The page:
Facts About Interstitial Cystitis
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Facts About Interstitial Cystitis

Interstitial cystitis is a painful disease of the bladder. The lining of the bladder is affected thus causing frequent urination and painful sexual activity.

What is interstitial cystitis?

Interstitial cystitis is referred to as painful bladder syndrome. It is a disease which affects the bladder, urethra and prostrate. The bladder wall can become inflamed or irritated. This could lead to flow of blood, ulcer in the bladder coating or decreased bladder capacity. The affected person will feel the need to urinate frequently (more than eight times a day), will have the feeling that the bladder is not completely empty and experience pain in urethra, lower back, lower abdomen, scrotum (men), labia and vagina (women) and the region between urethra and rectum.

Causes of interstitial cystitis

Researchers have indicated the relation of interstitial cystitis to certain other diseases or conditions like vulvar pain syndrome, endometriosis, allergies, irritable bowel syndrome, pelvic floor muscle contraction and changes in nerve functions inside bladder wall. The bladder lining in a healthy person protects him from urinary toxins. When the lining fails to protect, the tissues inside the bladder get damaged because of the toxin leak. People with immunologic disorders like fibromyalgia may have antibodies which act against the protective bladder lining. The antiproliferative factor prevents the normal growth of protective cells in bladder lining according to researchers. This could lead to interstitial cystitis.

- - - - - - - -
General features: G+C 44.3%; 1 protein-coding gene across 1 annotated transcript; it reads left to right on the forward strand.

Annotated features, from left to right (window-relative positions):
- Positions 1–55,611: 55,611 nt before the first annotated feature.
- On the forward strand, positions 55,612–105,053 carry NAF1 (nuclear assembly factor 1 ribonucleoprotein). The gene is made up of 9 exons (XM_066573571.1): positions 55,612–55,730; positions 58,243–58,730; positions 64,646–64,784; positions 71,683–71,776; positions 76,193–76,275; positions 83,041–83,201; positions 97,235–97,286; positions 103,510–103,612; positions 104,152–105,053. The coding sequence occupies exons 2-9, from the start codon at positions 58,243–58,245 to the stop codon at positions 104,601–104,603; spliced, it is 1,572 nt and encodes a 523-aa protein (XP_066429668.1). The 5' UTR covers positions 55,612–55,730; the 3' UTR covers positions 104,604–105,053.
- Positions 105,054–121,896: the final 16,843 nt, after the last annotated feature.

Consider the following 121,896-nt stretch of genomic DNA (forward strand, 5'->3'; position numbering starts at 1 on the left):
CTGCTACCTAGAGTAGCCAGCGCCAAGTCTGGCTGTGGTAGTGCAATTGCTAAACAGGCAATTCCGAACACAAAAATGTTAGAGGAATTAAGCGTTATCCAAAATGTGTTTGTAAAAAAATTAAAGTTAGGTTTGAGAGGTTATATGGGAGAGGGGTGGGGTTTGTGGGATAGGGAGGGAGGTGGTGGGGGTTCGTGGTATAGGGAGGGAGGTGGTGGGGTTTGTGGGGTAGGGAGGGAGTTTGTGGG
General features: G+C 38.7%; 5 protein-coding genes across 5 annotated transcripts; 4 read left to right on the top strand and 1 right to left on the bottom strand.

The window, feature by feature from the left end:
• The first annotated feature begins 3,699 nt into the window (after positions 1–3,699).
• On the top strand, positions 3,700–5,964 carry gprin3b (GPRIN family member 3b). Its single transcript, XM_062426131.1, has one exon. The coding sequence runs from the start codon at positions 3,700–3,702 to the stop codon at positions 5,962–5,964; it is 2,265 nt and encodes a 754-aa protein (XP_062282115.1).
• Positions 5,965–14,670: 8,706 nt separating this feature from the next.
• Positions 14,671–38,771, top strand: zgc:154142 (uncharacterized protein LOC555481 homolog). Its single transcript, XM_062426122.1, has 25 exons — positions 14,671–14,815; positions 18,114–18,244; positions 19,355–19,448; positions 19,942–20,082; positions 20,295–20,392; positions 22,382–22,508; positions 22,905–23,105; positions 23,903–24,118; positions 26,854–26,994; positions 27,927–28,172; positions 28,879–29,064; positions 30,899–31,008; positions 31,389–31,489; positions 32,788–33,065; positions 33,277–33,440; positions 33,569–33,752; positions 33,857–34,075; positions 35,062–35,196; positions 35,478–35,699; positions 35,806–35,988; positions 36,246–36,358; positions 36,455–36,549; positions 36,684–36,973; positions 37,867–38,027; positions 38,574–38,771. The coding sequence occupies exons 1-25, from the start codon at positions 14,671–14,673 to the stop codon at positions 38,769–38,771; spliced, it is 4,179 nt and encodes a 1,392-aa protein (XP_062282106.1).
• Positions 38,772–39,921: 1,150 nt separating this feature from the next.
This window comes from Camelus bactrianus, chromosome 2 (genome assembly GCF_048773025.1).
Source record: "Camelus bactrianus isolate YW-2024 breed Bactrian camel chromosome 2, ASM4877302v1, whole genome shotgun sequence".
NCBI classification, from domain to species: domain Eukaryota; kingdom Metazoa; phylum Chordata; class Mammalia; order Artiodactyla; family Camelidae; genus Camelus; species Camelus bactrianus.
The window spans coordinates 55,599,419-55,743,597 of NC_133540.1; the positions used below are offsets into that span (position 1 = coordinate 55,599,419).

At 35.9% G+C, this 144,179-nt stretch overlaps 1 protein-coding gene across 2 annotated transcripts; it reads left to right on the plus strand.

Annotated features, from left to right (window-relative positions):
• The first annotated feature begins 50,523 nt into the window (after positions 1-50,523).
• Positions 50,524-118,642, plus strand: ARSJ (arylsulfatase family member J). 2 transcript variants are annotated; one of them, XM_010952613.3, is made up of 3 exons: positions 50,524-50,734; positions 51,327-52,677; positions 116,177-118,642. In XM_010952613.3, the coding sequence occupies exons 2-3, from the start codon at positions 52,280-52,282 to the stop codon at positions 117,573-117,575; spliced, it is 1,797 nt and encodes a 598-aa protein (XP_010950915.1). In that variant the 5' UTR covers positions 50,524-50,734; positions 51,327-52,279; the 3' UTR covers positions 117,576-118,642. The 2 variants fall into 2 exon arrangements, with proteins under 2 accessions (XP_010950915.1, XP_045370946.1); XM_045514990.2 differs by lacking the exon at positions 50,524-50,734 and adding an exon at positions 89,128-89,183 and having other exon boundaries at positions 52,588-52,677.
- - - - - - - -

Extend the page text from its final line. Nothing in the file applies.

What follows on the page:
Symptoms of interstitial cystitis

1. Urinating repeatedly- Patients feel the need to urinate often. If a person urinates more than eight times a day, the doctor should be consulted.

2. Pain- women may experience pain in the urethra, lower abdomen, inside of thighs, vagina, lower back area and the groin region. Men can experience pain in penis, lower abdomen, lower back, groin region, testes and scrotum.

3. Patients usually have the feeling that the bladder is not empty.

4. Sexual intercourse is uncomfortable or painful.

Foods that trigger interstitial cystitis

1. Soda

2. Citrus fruits

3. Spicy foods

4. Tomatoes

5. Coffee and tea

6. Alcoholic drinks

7. Preservatives

8. Artificial sweeteners

9. Hot peppers

10. Cranberry juice

Diagnosis of interstitial cystitis

Tests are conducted to rule out possibilities of urinary tract infection, bladder carcinoma, side effects of drugs like aspirin, cyclophosphamide, allopurinol and NSAID’s. A pelvic examination is done in the case of women and a digital rectal examination is done in the case of men. Urinalysis and urine culture is also done. Prostrate secretion is tested for signs of infection and treated with antibiotics. A cystoscopy is done to rule out the chance of bladder cancer. Biopsy is also done to test tissue samples. These tests are done to rule out the chances of other diseases.


1. Bladder distension

2. Bladder instillation or bladder wash

3. Oral drugs like pentosan polysulfate sodium

4. Electrical nerve stimulation

5. Avoiding certain foods which trigger symptoms

6. Exercise

7. Bladder training

8. Physical therapy

9. Surgery

Interstitial cystitis often causes discomforts and limits the sexual and social activities of a person. Proper diagnosis and treatment can provide relief. Avoiding certain foods and quitting bad habits like smoking and drinking will certainly be helpful to patients suffering from this disease.


Reference: http://kidney.niddk.nih.gov/kudiseases/pubs/interstitialcystitis/

Image source: U.S. National Cancer Institute's Surveillance, Epidemiology and End Results (SEER) Program /wikimedia commons

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Comments (9)

Well researched and informative topic.thanks

Thank you Sir.

I was surprised that tomatoes and citrus fruits are in the list...

Excellent presentation of this valuable health information.Promoted

Coming back with a well deserved vote up

tomatoes also trigger kidney stones, dear Guims and thanks Roberta.

Well written and quite useful article.

Ranked #25 in Health Conditions

Great read! Get others coming...

Very well presented, voted up.